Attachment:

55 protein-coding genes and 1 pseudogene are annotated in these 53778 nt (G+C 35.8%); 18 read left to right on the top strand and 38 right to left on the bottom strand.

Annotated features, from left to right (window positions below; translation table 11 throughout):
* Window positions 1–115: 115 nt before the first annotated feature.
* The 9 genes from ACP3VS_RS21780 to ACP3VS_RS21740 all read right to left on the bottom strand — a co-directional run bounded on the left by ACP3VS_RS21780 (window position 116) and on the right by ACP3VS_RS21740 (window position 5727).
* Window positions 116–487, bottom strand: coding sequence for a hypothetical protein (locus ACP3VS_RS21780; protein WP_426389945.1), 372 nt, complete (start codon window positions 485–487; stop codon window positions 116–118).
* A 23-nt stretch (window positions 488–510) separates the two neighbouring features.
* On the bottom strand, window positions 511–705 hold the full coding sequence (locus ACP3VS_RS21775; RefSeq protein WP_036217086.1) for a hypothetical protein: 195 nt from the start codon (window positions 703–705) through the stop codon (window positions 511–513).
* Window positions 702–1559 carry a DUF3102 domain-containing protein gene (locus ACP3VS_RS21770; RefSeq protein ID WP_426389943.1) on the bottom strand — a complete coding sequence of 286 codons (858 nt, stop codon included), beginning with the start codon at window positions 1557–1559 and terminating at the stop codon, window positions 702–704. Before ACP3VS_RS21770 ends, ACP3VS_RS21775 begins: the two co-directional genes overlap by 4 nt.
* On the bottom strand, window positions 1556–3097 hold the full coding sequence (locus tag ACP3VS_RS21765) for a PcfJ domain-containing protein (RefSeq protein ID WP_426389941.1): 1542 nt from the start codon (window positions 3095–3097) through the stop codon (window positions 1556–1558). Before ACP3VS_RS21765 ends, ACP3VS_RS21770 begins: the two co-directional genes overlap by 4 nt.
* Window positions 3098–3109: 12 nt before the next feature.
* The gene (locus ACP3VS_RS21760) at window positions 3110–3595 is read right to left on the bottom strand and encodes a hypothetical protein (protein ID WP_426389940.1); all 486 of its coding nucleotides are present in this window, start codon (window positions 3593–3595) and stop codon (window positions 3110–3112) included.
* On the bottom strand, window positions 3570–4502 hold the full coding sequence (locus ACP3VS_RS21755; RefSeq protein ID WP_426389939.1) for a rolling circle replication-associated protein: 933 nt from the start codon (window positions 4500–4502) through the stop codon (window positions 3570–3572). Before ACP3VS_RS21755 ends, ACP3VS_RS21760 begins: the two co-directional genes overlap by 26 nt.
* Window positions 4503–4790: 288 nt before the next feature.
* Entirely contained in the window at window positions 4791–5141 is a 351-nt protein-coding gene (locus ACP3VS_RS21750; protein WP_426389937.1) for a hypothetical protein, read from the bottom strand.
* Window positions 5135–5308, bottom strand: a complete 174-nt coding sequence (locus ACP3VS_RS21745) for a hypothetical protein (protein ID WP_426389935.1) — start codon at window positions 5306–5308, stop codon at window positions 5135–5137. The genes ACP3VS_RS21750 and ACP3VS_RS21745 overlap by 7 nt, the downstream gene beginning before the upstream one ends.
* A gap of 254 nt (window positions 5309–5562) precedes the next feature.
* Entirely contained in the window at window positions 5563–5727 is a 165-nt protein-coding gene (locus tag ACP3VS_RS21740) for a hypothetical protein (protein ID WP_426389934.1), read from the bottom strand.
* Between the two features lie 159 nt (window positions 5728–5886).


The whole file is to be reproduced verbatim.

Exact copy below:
55 protein-coding genes and 1 pseudogene are annotated in these 53778 nt (G+C 35.8%); 18 read left to right on the top strand and 38 right to left on the bottom strand.

Annotated features, from left to right (window positions below; translation table 11 throughout):
* Window positions 1–115: 115 nt before the first annotated feature.
* The 9 genes from ACP3VS_RS21780 to ACP3VS_RS21740 all read right to left on the bottom strand — a co-directional run bounded on the left by ACP3VS_RS21780 (window position 116) and on the right by ACP3VS_RS21740 (window position 5727).
* Window positions 116–487, bottom strand: coding sequence for a hypothetical protein (locus ACP3VS_RS21780; protein WP_426389945.1), 372 nt, complete (start codon window positions 485–487; stop codon window positions 116–118).
* A 23-nt stretch (window positions 488–510) separates the two neighbouring features.
* On the bottom strand, window positions 511–705 hold the full coding sequence (locus ACP3VS_RS21775; RefSeq protein WP_036217086.1) for a hypothetical protein: 195 nt from the start codon (window positions 703–705) through the stop codon (window positions 511–513).
* Window positions 702–1559 carry a DUF3102 domain-containing protein gene (locus ACP3VS_RS21770; RefSeq protein ID WP_426389943.1) on the bottom strand — a complete coding sequence of 286 codons (858 nt, stop codon included), beginning with the start codon at window positions 1557–1559 and terminating at the stop codon, window positions 702–704. Before ACP3VS_RS21770 ends, ACP3VS_RS21775 begins: the two co-directional genes overlap by 4 nt.
* On the bottom strand, window positions 1556–3097 hold the full coding sequence (locus tag ACP3VS_RS21765) for a PcfJ domain-containing protein (RefSeq protein ID WP_426389941.1): 1542 nt from the start codon (window positions 3095–3097) through the stop codon (window positions 1556–1558). Before ACP3VS_RS21765 ends, ACP3VS_RS21770 begins: the two co-directional genes overlap by 4 nt.
* Window positions 3098–3109: 12 nt before the next feature.
* The gene (locus ACP3VS_RS21760) at window positions 3110–3595 is read right to left on the bottom strand and encodes a hypothetical protein (protein ID WP_426389940.1); all 486 of its coding nucleotides are present in this window, start codon (window positions 3593–3595) and stop codon (window positions 3110–3112) included.
* On the bottom strand, window positions 3570–4502 hold the full coding sequence (locus ACP3VS_RS21755; RefSeq protein ID WP_426389939.1) for a rolling circle replication-associated protein: 933 nt from the start codon (window positions 4500–4502) through the stop codon (window positions 3570–3572). Before ACP3VS_RS21755 ends, ACP3VS_RS21760 begins: the two co-directional genes overlap by 26 nt.
* Window positions 4503–4790: 288 nt before the next feature.
* Entirely contained in the window at window positions 4791–5141 is a 351-nt protein-coding gene (locus ACP3VS_RS21750; protein WP_426389937.1) for a hypothetical protein, read from the bottom strand.
* Window positions 5135–5308, bottom strand: a complete 174-nt coding sequence (locus ACP3VS_RS21745) for a hypothetical protein (protein ID WP_426389935.1) — start codon at window positions 5306–5308, stop codon at window positions 5135–5137. The genes ACP3VS_RS21750 and ACP3VS_RS21745 overlap by 7 nt, the downstream gene beginning before the upstream one ends.
* A gap of 254 nt (window positions 5309–5562) precedes the next feature.
* Entirely contained in the window at window positions 5563–5727 is a 165-nt protein-coding gene (locus tag ACP3VS_RS21740) for a hypothetical protein (protein ID WP_426389934.1), read from the bottom strand.
* Between the two features lie 159 nt (window positions 5728–5886).